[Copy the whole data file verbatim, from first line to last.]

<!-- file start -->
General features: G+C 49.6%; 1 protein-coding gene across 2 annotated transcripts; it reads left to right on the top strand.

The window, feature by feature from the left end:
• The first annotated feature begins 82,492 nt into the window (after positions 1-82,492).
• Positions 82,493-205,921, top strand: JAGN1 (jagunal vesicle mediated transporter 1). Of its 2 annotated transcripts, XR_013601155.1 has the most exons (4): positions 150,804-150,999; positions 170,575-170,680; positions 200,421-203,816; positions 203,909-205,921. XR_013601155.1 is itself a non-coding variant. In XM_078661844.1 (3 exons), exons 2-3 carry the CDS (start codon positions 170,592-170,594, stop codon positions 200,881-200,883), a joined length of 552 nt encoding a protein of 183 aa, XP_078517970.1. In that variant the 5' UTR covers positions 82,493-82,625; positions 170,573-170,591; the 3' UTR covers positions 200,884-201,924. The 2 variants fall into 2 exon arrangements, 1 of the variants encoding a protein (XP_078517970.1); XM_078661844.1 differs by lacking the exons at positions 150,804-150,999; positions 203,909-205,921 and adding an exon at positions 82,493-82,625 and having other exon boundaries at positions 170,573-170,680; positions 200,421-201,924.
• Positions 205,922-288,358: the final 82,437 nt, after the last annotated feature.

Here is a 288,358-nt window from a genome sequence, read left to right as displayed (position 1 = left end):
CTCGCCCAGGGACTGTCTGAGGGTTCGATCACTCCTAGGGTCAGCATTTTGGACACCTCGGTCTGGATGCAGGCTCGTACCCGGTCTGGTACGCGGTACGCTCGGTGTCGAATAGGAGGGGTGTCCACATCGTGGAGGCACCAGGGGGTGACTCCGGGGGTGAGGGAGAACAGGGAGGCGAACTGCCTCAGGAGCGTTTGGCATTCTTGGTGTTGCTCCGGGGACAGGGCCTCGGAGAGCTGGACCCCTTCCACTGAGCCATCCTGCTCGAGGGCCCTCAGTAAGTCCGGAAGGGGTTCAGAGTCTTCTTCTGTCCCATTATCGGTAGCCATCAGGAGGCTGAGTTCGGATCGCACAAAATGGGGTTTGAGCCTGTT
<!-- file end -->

General features: G+C 49.6%; 1 protein-coding gene across 2 annotated transcripts; it reads left to right on the top strand.

The window, feature by feature from the left end:
• The first annotated feature begins 82,492 nt into the window (after positions 1-82,492).
• Positions 82,493-205,921, top strand: JAGN1 (jagunal vesicle mediated transporter 1). Of its 2 annotated transcripts, XR_013601155.1 has the most exons (4): positions 150,804-150,999; positions 170,575-170,680; positions 200,421-203,816; positions 203,909-205,921. XR_013601155.1 is itself a non-coding variant. In XM_078661844.1 (3 exons), exons 2-3 carry the CDS (start codon positions 170,592-170,594, stop codon positions 200,881-200,883), a joined length of 552 nt encoding a protein of 183 aa, XP_078517970.1. In that variant the 5' UTR covers positions 82,493-82,625; positions 170,573-170,591; the 3' UTR covers positions 200,884-201,924. The 2 variants fall into 2 exon arrangements, 1 of the variants encoding a protein (XP_078517970.1); XM_078661844.1 differs by lacking the exons at positions 150,804-150,999; positions 203,909-205,921 and adding an exon at positions 82,493-82,625 and having other exon boundaries at positions 170,573-170,680; positions 200,421-201,924.
• Positions 205,922-288,358: the final 82,437 nt, after the last annotated feature.

Here is a 288,358-nt window from a genome sequence, read left to right as displayed (position 1 = left end):
CTCGCCCAGGGACTGTCTGAGGGTTCGATCACTCCTAGGGTCAGCATTTTGGACACCTCGGTCTGGATGCAGGCTCGTACCCGGTCTGGTACGCGGTACGCTCGGTGTCGAATAGGAGGGGTGTCCACATCGTGGAGGCACCAGGGGGTGACTCCGGGGGTGAGGGAGAACAGGGAGGCGAACTGCCTCAGGAGCGTTTGGCATTCTTGGTGTTGCTCCGGGGACAGGGCCTCGGAGAGCTGGACCCCTTCCACTGAGCCATCCTGCTCGAGGGCCCTCAGTAAGTCCGGAAGGGGTTCAGAGTCTTCTTCTGTCCCATTATCGGTAGCCATCAGGAGGCTGAGTTCGGATCGCACAAAATGGGGTTTGAGCCTGTT